Thoughts from the ammo line

Ammo Grrrll reflects on Alan Jackson’s THE OLDER I GET. She writes:

I know that Scott covers the music beat. I’m not trying to poach on his territory, especially since he does a darn fine job with it. But every once in awhile a piece of music just seems to fit perfectly as a theme song for what’s going on in your life. This has happened to me a few times.

When the Beatles debuted their “I was just seventeen – you know what I mean,” I was, in fact, just seventeen, although headed for 18 in a few weeks. The Beatles, the Stones and a number of Motown groups were the main soundtrack for my college years. Perhaps because I married so young, I never related to most of the popular chick singers (Joni Mitchell, Janis Ian, Carly Simon) crying about lost loves, bad boyfriends, or the difficulty of finding love at all.

Once when I was just driving to the grocery store in White Bear Lake from the modest little “starter home” in Maplewood where we lived for 30 years, I heard Bob Seger’s “Running Against the Wind” for the first time. “Wow!” I said out loud to nobody else in the car, “If that doesn’t sum up my life, I don’t know what does!” And I detoured to the Maplewood Mall record store and bought a CD of it before going to get groceries.

It was a perfect song for someone who was a loony leftist busy fighting racism, sexism and homophobia during the triumphant Reagan years and then became a conservative just in time to be called a racist, sexist, homophobic deplorable by a major, if losing, candidate for President of the United States. While I was paying insufficient attention, the “influencers” in the media, Hollywood, and The Swamp had lurched several miles to the left of where I HAD been when I WAS a leftist. Sigh. Never in synch. Always running against the wind. With these short little legs.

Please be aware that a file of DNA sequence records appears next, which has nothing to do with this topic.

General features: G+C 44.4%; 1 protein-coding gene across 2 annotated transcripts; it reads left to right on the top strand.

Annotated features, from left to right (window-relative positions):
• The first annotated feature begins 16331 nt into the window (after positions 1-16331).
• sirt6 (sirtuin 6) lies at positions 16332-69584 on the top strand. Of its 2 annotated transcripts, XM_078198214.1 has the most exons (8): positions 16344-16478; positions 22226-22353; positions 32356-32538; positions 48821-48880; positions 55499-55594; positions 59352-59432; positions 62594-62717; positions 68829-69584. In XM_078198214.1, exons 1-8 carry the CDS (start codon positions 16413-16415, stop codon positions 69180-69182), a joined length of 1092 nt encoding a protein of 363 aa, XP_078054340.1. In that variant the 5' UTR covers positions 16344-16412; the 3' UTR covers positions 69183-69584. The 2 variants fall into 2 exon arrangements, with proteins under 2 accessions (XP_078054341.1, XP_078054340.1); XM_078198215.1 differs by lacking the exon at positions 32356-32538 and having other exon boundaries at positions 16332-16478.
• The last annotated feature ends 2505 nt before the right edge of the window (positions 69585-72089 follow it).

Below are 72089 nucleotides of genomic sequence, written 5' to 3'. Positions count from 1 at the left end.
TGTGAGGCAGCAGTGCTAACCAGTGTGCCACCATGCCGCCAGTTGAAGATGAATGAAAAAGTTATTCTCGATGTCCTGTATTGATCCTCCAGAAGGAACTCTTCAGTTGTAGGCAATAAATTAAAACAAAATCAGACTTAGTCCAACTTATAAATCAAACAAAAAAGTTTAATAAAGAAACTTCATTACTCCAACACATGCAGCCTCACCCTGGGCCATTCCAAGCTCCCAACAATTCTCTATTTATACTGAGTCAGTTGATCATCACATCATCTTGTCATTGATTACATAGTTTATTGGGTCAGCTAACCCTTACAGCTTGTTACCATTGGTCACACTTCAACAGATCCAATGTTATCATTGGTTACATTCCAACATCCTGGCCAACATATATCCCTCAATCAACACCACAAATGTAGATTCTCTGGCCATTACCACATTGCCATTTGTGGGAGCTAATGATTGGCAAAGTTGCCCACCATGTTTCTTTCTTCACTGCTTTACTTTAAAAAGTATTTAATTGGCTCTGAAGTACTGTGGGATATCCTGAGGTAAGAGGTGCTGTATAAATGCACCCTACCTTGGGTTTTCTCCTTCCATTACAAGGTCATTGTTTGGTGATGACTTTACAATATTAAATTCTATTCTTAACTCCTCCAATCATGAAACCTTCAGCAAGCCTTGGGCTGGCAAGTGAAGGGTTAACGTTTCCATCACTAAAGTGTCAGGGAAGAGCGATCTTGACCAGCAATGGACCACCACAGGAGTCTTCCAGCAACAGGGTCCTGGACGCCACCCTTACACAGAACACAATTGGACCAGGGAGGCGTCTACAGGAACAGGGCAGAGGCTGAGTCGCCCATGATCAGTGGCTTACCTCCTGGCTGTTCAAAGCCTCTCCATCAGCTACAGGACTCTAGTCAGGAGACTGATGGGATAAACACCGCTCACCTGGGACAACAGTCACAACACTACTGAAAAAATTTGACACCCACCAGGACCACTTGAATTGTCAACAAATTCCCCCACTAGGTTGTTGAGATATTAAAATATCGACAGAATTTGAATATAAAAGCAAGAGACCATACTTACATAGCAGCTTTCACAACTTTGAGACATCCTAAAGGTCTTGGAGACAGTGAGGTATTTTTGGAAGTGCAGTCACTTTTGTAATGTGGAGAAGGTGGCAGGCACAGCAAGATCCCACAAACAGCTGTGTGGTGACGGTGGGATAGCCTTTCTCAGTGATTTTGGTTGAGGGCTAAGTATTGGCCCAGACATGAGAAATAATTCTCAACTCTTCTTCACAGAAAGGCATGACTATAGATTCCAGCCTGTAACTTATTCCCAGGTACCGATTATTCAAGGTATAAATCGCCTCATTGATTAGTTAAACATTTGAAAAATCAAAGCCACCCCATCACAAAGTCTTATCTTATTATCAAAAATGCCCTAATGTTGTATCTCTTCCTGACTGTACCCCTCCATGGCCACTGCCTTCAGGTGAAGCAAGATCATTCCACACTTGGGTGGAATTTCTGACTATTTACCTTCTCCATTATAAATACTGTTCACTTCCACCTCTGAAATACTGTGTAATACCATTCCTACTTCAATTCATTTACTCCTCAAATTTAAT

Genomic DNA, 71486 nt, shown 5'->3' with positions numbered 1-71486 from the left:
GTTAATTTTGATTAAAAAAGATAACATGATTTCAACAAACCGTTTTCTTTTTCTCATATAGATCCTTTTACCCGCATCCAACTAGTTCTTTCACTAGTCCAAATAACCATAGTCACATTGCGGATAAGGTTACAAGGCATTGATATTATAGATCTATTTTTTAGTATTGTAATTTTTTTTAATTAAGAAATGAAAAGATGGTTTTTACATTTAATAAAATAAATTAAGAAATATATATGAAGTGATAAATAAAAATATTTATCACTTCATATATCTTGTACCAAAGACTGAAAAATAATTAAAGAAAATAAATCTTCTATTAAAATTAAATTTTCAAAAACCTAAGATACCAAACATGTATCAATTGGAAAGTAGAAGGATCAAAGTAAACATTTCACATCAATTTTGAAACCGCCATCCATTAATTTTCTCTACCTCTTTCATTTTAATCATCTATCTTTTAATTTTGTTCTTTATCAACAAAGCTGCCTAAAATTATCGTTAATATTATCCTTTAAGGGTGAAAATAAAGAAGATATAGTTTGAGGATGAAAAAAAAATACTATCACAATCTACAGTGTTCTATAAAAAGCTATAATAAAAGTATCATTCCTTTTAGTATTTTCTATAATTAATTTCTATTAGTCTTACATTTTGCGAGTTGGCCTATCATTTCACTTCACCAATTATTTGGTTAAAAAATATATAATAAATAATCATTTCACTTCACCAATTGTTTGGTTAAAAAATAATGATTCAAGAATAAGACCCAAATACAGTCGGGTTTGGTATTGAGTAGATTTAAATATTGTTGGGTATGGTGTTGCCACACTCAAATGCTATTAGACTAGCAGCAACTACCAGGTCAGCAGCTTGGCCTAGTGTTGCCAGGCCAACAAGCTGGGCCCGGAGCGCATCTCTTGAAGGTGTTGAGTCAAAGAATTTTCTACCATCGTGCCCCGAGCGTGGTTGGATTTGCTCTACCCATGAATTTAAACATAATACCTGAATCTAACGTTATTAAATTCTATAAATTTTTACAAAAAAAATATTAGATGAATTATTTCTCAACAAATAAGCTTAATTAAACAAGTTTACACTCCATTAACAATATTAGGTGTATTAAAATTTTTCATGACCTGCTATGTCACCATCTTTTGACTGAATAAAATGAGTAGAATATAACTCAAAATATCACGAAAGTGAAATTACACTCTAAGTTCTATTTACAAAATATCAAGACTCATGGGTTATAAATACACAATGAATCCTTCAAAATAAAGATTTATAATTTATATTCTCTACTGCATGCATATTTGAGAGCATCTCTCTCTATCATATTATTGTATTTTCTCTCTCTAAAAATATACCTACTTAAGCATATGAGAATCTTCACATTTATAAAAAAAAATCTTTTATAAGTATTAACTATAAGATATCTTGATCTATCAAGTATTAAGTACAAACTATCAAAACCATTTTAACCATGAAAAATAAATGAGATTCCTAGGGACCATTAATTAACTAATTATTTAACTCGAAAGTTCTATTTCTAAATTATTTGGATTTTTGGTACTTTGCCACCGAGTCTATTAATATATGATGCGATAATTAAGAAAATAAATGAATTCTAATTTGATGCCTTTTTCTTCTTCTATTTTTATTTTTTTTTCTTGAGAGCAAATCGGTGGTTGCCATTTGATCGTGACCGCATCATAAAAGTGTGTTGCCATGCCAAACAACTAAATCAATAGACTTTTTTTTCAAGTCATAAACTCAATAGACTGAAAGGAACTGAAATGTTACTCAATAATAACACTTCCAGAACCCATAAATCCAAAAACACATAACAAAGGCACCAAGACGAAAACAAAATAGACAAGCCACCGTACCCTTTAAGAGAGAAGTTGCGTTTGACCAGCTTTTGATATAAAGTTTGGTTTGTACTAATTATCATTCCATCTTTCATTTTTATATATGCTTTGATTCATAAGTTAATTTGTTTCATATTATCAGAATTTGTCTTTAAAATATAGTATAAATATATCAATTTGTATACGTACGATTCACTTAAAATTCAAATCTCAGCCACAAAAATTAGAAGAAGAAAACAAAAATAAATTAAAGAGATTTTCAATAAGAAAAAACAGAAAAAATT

We weren’t even middle-aged yet. We were young working parents during the Disco Era. I took a class and then taught everybody I knew a few basic disco steps. During this time, we went with a co-worker from the print shop and his wife to see the BeeGees in concert and the strangest dang thing happened. At some point when Barry Gibb was singing, all decked out in his fluffy long hair and puffy silk shirt, an annoying woman in our section was screaming, “Barry! Barry! Barry!” And it turned out to be ME!! Boy, that shocked the daylights out of me.

Not too long ago, Joe was rummaging through YouTube offerings to play in our get-away-from-politics “wind-down” period before bed, and he came upon a relatively recent duet with Barry Gibb and Alison Krauss. And I was shocked, shocked I tell you, to see that in the mere 42 years since I had seen him last, Barry had AGED!! In fact, he was virtually unrecognizable. It was really kind of depressing and made me wonder if I had also aged. I asked Joe and he said, “No, not to me,” so that’s my story and I’m stickin’ to it.

Still, as the birthdays roll by with astonishing speed, it does make a person give a passing thought to the subject of aging. I have written in the past about the great Toby Keith song “Don’t Let the Old Man In,” but that is clearly aimed at MEN, not us ladies, right?